Bills would shave time off prison sentences for participating in educational, vocational programs ⋆

Some incarcerated individuals in Michigan could earn time off their sentence through participation in educational, vocational or otherwise rehabilitative programs under legislation that got a hearing in the House Criminal Justice Committee Tuesday.

Lawmakers and crime victims spoke of “making good neighbors” out of people once they’ve served their sentences. Many of those who serve time in prison will eventually, whether the legislation passes or not, be released, testified state Rep. Bryan Posthumus (R-Cannon Twp.), who supports the bills. No vote was taken on the legislation.

Rep. Bryan Posthumus | House photo

The legislation would only allow individuals to earn “productivity credits” for up to 20% off their minimum sentence and those who were sentenced on first and second-degree murder, human trafficking and charges under the Sex Offender Registry act.

“Every single one of the inmates that this package impacts will be your neighbors at some point. … How do we want these future neighbors to act? … Do we want them to be productive members of society?” Posthumus said. “Do we want these incarcerated individuals who return home to be a better, more productive member of society? Or do we want them to return home having sat in a cell doing nothing to better themselves?”

Discipline is meant to be corrective, said Rep. Tyrone Carter (D-Detroit), who sponsored HB 4450.

“The question we must ask ourselves as lawmakers is simple: ‘Did we prepare them to return to their families and their communities. … Will they come out safer and less likely to commit crimes than they did when they went in,” Carter said.

Victims could request to be notified if their perpetrators are eligible for productivity credits under HB 4452.

Local members of Crime Survivors for Safety and Justice (CSSJ), a national group advocating for policies to limit incarceration and create rehabilitative solutions in the justice system, testified in favor of the legislation saying incentivizing individuals to participate in restorative programs will help end cycles of violence.

CSSJ Statewide Manager Priscilla Bordayo, who was a court advocate for survivors of ex-Olympic doctor Larry Nassar and is a survivor of sexual violence herself said people who complete their sentences are going to reenter society no matter what. This legislation would keep victims in the loop of when their perpetrators are released and make it more likely that those perpetrators come back into society to participate rather than continue hurting people.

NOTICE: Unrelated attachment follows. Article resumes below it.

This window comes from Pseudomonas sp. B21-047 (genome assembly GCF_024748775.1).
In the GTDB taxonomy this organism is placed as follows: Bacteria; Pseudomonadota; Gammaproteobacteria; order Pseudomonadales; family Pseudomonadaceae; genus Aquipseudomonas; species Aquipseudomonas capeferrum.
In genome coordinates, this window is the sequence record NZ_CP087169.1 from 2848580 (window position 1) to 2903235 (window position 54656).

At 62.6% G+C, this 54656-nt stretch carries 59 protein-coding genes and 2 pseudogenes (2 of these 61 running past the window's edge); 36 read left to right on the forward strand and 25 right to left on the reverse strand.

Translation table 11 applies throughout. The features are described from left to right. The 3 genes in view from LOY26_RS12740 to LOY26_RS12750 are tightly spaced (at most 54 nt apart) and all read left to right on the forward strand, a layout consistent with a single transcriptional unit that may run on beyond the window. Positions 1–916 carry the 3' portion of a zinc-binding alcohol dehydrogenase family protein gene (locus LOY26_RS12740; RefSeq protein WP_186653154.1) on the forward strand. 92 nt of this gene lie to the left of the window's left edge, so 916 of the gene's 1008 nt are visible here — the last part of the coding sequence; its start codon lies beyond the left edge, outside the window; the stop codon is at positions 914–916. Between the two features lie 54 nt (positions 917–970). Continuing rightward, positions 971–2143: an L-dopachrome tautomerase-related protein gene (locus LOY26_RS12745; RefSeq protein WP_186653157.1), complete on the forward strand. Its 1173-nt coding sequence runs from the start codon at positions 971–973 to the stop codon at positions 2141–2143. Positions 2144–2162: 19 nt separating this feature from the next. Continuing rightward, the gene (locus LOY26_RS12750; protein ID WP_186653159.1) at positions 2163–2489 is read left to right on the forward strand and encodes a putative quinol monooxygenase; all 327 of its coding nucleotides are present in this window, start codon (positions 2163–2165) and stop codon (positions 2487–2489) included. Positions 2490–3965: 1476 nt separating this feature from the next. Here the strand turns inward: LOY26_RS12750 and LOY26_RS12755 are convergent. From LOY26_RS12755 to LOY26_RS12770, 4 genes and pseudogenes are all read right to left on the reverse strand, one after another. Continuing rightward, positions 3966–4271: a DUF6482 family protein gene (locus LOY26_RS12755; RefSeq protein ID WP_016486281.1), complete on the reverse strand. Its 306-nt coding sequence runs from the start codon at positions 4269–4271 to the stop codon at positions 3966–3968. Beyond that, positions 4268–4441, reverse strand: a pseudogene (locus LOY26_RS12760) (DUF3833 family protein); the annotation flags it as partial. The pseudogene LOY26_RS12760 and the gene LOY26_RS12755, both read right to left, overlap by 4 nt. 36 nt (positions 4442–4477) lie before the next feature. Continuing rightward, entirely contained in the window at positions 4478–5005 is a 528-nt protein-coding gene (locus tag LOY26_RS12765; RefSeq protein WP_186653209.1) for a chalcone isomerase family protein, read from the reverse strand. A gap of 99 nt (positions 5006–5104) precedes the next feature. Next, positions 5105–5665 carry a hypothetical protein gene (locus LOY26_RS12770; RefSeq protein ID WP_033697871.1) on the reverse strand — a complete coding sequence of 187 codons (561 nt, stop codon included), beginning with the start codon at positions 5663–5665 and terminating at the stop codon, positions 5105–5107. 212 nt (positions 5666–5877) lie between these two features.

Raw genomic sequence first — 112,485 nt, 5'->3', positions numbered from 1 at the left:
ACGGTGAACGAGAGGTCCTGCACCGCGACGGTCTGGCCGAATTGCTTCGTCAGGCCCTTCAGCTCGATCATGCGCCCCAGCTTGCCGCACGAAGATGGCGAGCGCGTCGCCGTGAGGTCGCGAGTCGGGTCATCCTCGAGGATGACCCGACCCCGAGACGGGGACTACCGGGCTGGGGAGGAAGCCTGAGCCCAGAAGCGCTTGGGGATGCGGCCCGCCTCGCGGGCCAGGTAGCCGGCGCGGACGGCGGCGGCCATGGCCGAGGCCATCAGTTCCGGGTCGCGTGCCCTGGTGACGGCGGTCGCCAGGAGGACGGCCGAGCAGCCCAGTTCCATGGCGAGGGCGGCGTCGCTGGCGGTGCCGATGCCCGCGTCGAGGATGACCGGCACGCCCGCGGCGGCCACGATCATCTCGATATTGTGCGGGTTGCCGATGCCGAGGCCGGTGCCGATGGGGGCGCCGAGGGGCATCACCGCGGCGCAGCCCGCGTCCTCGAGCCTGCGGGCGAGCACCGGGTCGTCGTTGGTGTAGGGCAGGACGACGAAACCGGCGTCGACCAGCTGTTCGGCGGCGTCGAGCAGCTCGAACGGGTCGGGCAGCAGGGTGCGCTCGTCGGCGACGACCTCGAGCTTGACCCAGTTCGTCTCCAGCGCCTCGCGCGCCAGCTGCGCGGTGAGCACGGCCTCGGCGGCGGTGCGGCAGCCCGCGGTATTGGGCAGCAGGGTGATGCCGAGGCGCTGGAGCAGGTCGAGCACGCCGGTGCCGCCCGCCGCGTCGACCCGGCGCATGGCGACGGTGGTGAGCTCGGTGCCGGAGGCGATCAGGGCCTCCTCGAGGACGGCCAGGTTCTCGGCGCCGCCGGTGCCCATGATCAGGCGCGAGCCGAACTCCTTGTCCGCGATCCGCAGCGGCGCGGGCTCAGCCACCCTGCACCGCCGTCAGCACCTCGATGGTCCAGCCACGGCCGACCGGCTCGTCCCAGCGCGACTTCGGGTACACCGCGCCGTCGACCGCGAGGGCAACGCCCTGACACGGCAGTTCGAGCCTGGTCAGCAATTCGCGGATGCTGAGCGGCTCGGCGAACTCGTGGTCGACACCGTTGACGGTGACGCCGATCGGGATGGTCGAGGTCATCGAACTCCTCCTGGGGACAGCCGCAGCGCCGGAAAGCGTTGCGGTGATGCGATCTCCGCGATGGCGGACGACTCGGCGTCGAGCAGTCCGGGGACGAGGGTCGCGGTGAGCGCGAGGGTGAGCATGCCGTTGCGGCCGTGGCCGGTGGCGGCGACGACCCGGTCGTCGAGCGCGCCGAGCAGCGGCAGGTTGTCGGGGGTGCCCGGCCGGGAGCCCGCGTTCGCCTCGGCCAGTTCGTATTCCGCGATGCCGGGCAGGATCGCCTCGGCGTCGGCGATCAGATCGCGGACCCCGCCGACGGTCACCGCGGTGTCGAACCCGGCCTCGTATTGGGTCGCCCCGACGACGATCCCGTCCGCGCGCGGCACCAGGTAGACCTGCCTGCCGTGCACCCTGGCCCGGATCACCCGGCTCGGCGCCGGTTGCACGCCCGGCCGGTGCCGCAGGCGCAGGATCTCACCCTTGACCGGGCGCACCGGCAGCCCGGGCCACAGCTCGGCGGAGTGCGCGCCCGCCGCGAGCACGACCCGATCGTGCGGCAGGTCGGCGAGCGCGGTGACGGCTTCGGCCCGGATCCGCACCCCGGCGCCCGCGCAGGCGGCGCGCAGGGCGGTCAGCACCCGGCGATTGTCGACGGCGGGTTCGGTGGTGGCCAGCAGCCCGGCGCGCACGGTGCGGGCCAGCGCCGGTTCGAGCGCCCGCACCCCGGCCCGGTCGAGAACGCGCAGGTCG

“Michigan crime survivors come from diverse backgrounds with our own unique stories that have shaped us. But one thing we all want is for what happened to them and to us to never happen to anyone else,” Bordayo said. “Ultimately, isn’t this what we seek from our justice system? To ensure that those who are released are able to return as law abiding and productive citizens?”

Michigan has a Truth in Sentencing law on the books under which offenders are required to serve the entirety of the minimum of their sentence before being considered for parole. Posthumus said that since the credits would not be applied retrospectively to individuals already incarcerated, the creation of productivity credits would not violate the current law.

Rep. Graham Filler (R-DeWitt) disagreed, telling committee members Tuesday that the proposed legislation goes to “war” against Truth in Sentencing and victims of crimes as they navigate productivity credit their lives after trauma.

Rep. Graham Filler | Susan J. Demas

“Survivors of domestic violence and attempted murder deserve to have the assurance that the person who assaulted them will be held in prison for a minimum amount of time,” Filler said in a news release Tuesday. “During that period, victims have time to get their lives in order. They can pick up their kids, move and enter an address confidentiality program to protect themselves. That’s the whole point of our truth-in-sentencing law — to give victims time to heal and to require accountability for the crime that is committed.”

Detroit Chapter Coordinator for Crime Survivors Safety and Justice Qiana Wimbley said as a gun violence survivor, she believes the current justice system fails to make survivors safer when it fails to address the cycles of crime.

“Productivity credits will ensure that more people complete these programs,” Wimbley said at a news conference after the committee meeting. “It does not make us any safer to release people into our community with little job, education for life skills unprepared to make ends meet and very likely to go back into a cycle or life of crime. It doesn’t make us any safer to just keep turning a revolving door.”



authored by Anna Liz Nichols
First published at

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